“If the current trends continue, more and more families will lose their health care,” President Obama said at a press conference on Wednesday.
During the press conference, which was aired live on every major network except for Fox, the President stated that he, “won’t sign a bill that I don’t think will work… I’m confident that if we keep at it… we can arrive at a bill that will improve the lives of the American people.”
According to a recent study by Families USA, one in three Americans under 65 found themselves uninsured at some point during 2007 and 2008. Four out of five of them were in working families. Figures by the US Census put the number of uninsured Americans at 47 millions. The President’s proposed bill would add coverage for 23 million people by 2013 and 37 million by 2019.
“The House health reform bill offers peace of mind to families across the country by guaranteeing affordable health coverage and care for virtually all Americans,” said Ron Pollack, Executive Director of Families USA. “By extending and protecting health coverage it will lower health premiums for those people who currently have insurance.”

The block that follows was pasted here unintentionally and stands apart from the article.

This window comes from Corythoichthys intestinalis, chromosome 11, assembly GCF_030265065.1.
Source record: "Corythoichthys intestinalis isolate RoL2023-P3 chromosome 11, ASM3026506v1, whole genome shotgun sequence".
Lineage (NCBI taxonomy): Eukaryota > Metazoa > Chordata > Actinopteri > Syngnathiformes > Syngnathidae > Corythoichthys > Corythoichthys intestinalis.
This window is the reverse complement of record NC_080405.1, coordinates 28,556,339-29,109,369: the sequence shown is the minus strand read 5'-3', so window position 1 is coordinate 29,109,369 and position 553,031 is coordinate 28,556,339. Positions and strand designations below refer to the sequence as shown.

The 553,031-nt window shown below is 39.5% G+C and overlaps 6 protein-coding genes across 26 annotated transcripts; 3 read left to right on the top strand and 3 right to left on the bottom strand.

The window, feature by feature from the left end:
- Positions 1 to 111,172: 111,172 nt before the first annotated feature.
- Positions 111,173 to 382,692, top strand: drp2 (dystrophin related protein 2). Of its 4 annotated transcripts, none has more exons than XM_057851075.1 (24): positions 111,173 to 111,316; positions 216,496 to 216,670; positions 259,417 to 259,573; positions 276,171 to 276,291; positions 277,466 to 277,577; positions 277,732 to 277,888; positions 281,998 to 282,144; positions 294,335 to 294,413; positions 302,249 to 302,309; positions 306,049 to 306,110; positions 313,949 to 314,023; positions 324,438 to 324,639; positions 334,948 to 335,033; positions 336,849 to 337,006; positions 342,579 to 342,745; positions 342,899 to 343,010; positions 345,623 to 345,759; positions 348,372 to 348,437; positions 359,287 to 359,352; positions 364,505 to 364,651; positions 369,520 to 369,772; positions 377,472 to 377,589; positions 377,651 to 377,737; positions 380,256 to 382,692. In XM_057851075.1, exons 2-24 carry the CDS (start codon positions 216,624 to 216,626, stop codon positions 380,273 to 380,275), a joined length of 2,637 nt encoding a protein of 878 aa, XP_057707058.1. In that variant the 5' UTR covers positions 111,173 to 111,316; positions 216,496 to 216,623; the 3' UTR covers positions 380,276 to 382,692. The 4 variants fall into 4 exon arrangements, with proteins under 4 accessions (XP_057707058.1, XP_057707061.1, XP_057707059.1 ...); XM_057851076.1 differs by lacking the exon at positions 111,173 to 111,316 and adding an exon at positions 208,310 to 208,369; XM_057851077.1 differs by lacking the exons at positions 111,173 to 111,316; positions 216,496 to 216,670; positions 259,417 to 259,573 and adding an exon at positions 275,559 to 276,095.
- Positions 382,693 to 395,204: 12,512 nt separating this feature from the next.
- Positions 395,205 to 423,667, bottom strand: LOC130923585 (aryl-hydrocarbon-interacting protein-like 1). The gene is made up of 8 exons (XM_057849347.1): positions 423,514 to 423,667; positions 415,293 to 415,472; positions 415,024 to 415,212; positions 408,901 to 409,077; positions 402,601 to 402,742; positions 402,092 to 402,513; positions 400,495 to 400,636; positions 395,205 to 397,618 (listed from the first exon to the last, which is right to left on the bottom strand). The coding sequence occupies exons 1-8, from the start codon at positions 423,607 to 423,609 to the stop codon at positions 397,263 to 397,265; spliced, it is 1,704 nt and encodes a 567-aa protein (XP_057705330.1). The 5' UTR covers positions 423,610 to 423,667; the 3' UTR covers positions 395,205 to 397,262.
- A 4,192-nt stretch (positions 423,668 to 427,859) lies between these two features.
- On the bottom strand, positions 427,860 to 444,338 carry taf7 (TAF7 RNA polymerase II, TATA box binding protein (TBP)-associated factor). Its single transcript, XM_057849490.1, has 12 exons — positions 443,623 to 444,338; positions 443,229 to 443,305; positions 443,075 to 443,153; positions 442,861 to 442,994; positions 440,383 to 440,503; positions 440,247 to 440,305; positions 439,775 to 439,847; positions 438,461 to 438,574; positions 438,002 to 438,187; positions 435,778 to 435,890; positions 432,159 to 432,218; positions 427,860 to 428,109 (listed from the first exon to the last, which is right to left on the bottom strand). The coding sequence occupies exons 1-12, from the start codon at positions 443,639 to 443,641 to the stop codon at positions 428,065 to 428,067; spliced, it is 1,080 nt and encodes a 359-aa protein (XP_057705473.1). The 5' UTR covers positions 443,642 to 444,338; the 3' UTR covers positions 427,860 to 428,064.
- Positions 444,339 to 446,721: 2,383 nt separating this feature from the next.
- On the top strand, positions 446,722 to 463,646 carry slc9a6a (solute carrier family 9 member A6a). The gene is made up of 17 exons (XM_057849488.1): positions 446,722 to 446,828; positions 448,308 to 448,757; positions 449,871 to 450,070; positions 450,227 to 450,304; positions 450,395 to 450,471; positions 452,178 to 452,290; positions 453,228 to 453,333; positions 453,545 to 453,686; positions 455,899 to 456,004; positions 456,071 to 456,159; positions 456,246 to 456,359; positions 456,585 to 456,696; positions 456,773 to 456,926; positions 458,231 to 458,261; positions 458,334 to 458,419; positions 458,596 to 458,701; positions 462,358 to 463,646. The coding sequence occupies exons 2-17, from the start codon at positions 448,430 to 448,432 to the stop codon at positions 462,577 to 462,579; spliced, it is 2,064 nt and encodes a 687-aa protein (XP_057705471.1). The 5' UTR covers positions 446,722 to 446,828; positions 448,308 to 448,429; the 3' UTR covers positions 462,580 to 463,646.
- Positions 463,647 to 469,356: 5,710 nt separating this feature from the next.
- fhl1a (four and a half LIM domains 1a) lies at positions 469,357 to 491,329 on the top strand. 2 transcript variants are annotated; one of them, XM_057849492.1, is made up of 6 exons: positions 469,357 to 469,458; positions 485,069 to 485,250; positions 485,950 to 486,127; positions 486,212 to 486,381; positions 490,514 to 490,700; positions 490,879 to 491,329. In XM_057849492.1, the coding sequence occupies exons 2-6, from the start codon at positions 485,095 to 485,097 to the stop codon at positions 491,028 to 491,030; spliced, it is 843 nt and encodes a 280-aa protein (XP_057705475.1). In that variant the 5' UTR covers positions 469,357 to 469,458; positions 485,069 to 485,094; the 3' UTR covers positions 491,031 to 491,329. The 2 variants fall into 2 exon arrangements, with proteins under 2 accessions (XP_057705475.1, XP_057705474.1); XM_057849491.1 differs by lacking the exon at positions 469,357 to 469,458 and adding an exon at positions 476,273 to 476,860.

Not everyone is as enthusiastic about the health care plan. According to a Washington Post/ABC poll, 44% of Americans disapprove of President Obama’s handling of health care versus a 49% approval rating. Much of the criticism about the plan revolves around the large cost, which will cost approximately $1 trillion over 10 years.
The President responded to the criticism during the press conference saying, “there may be a number of different ways to raise money… I think mine is the best one.” The President is suggesting a tax on families who make more than $1 million a year, but insisted he would oppose any raised taxes on the middle class. Two thirds of the cost would come from already existing programs.
In addition to explaining the details of his health reform bill, President Obama spent much of the press conference defending his actions in the economic recovery efforts. He linked the economic recovery with health care by saying, “if we do not control these costs, we will not be able to control our deficit. As we rescue this economy from a full-blown crisis, we must rebuild it stronger than before, and health reform is central to that effort.”